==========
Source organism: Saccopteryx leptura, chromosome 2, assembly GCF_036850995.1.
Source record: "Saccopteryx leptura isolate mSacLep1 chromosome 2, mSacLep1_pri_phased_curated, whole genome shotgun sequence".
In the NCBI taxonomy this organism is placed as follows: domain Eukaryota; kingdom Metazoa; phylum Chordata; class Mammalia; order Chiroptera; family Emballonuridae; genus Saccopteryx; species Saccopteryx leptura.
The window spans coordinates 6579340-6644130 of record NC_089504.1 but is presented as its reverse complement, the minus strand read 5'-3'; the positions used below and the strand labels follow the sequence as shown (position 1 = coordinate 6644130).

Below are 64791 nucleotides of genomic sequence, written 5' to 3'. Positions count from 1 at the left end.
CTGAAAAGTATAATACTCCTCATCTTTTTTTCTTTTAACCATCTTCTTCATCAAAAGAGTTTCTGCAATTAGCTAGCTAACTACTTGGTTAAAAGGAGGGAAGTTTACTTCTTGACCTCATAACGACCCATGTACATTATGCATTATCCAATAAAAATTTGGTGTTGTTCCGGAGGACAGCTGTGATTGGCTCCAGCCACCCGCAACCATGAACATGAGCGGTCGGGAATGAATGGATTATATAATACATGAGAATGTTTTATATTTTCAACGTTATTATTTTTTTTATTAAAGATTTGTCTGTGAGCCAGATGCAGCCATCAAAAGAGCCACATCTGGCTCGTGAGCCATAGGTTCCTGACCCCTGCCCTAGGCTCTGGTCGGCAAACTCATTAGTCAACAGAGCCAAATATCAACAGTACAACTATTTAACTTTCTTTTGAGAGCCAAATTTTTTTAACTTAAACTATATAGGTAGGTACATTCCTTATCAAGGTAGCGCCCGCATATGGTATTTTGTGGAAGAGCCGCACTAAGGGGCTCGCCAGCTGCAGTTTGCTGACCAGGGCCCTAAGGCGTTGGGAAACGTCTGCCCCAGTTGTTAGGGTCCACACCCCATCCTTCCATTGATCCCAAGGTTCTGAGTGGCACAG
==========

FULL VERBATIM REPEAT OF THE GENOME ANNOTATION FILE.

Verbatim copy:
Source organism: Saccopteryx leptura, chromosome 2, assembly GCF_036850995.1.
Source record: "Saccopteryx leptura isolate mSacLep1 chromosome 2, mSacLep1_pri_phased_curated, whole genome shotgun sequence".
In the NCBI taxonomy this organism is placed as follows: domain Eukaryota; kingdom Metazoa; phylum Chordata; class Mammalia; order Chiroptera; family Emballonuridae; genus Saccopteryx; species Saccopteryx leptura.
The window spans coordinates 6579340-6644130 of record NC_089504.1 but is presented as its reverse complement, the minus strand read 5'-3'; the positions used below and the strand labels follow the sequence as shown (position 1 = coordinate 6644130).

Below are 64791 nucleotides of genomic sequence, written 5' to 3'. Positions count from 1 at the left end.
CTGAAAAGTATAATACTCCTCATCTTTTTTTCTTTTAACCATCTTCTTCATCAAAAGAGTTTCTGCAATTAGCTAGCTAACTACTTGGTTAAAAGGAGGGAAGTTTACTTCTTGACCTCATAACGACCCATGTACATTATGCATTATCCAATAAAAATTTGGTGTTGTTCCGGAGGACAGCTGTGATTGGCTCCAGCCACCCGCAACCATGAACATGAGCGGTCGGGAATGAATGGATTATATAATACATGAGAATGTTTTATATTTTCAACGTTATTATTTTTTTTATTAAAGATTTGTCTGTGAGCCAGATGCAGCCATCAAAAGAGCCACATCTGGCTCGTGAGCCATAGGTTCCTGACCCCTGCCCTAGGCTCTGGTCGGCAAACTCATTAGTCAACAGAGCCAAATATCAACAGTACAACTATTTAACTTTCTTTTGAGAGCCAAATTTTTTTAACTTAAACTATATAGGTAGGTACATTCCTTATCAAGGTAGCGCCCGCATATGGTATTTTGTGGAAGAGCCGCACTAAGGGGCTCGCCAGCTGCAGTTTGCTGACCAGGGCCCTAAGGCGTTGGGAAACGTCTGCCCCAGTTGTTAGGGTCCACACCCCATCCTTCCATTGATCCCAAGGTTCTGAGTGGCACAG